WHEN WRITERS LIE, CHEAT AND STEAL
THE WORDS THEY ARE A-CHANGIN’
Jonah Lehrer was the golden boy of the writing world – until he was exposed as a cheat. Mind Guru, Kim Lacey, finds out what happens when plagiarism becomes a way of life.
Who hasn’t ever wished that they were a successful musician, writer or artist? Some people want it so bad that they’ll cheat to get there. Mind Guru Dr Kim Lacey finds out about the people who steal others’ work and make stuff up in the pursuit of success. But it’s not just the kids who are at it – even the pros are getting caught out.
Full disclosure: I teach writing. I have dealt with many students who have plagiarised. Plagiarism is the act of copying someone else’s work without giving the original author credit for it. It’s like those times when you tell a great joke, but when your friend retells it they don’t say, “Hey! Kim just told me this really funny joke – here it is!” You hope that your friend would credit you with the laugh, but if they don’t – that’s plagiarism. (Now, don’t go around accusing your joke-stealing friends of plagiarism; that’s not going to earn any laughs.) Sometimes plagiarism happens accidentally – a phenomenon called ‘cryptomnesia’. (I’ll get to this in a bit.) But other times – and this is usually the case with my students – it is so blatantly obvious that I have to wonder, what drives them to do it? Almost always, the cheater gets busted. The funny thing is, professionals are accused of it more than we realise. (Second full disclosure: I considered plagiarising this piece. I thought better of it.)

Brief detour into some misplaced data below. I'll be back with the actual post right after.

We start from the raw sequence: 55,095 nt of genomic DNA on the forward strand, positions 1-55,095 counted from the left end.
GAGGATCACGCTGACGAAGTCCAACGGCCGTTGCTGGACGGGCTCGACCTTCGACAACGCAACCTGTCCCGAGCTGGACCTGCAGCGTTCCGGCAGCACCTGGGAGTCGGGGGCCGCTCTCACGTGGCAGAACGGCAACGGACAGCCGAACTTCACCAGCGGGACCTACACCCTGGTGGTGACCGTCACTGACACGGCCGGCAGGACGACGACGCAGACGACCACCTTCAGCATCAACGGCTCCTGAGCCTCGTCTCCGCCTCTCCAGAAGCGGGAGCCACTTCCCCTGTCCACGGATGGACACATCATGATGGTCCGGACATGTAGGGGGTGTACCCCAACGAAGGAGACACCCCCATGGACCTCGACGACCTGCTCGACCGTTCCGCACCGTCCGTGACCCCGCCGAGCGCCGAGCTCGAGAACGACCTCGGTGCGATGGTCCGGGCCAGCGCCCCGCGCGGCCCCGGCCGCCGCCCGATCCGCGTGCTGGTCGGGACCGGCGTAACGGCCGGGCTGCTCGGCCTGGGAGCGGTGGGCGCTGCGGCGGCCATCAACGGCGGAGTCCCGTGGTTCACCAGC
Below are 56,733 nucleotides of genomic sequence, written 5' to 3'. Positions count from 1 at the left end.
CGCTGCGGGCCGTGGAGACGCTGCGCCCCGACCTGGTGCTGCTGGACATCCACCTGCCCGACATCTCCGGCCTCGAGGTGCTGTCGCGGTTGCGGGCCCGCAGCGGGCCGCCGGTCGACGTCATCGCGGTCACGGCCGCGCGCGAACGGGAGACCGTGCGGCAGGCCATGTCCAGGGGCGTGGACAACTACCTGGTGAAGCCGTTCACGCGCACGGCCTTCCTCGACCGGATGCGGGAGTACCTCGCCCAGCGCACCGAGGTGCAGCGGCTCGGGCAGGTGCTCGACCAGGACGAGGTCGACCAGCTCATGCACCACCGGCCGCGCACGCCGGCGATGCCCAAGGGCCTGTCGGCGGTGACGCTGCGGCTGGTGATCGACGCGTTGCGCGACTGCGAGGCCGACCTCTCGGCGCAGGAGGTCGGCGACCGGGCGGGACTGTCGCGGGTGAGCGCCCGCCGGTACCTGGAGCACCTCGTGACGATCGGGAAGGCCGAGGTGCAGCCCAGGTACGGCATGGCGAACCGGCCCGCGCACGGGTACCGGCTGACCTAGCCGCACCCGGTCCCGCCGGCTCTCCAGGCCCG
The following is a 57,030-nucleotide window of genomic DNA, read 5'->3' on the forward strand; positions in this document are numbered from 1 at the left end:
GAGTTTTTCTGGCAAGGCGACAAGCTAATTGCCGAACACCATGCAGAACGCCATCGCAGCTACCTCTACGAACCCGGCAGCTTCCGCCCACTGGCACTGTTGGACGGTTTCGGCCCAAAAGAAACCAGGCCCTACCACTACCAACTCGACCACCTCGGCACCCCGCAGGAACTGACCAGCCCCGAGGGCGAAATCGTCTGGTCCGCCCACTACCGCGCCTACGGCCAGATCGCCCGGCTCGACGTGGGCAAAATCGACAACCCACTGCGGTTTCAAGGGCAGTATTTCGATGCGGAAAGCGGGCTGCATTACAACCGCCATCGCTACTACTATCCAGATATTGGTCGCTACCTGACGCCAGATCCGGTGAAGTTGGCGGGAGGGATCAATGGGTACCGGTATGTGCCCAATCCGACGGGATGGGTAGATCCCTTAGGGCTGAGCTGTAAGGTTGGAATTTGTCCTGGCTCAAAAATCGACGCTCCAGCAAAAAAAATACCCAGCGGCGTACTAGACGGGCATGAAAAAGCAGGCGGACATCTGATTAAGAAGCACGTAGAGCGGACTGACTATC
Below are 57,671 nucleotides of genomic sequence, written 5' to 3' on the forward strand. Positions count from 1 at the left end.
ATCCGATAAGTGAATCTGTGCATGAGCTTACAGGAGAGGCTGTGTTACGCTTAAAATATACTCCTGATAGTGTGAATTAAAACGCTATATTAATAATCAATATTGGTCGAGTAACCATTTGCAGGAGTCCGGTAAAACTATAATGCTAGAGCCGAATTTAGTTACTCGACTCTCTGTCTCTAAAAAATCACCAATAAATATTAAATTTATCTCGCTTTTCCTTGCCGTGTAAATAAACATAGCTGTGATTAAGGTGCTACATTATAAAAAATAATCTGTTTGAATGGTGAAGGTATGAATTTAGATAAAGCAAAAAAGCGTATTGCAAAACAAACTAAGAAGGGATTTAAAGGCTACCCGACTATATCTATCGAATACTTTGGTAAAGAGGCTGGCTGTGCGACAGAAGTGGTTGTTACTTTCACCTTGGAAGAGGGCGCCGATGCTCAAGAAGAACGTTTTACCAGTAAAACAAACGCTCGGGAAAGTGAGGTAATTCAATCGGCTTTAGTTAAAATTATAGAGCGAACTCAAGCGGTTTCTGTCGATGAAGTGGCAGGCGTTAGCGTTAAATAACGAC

Stealing is stealing is stealing?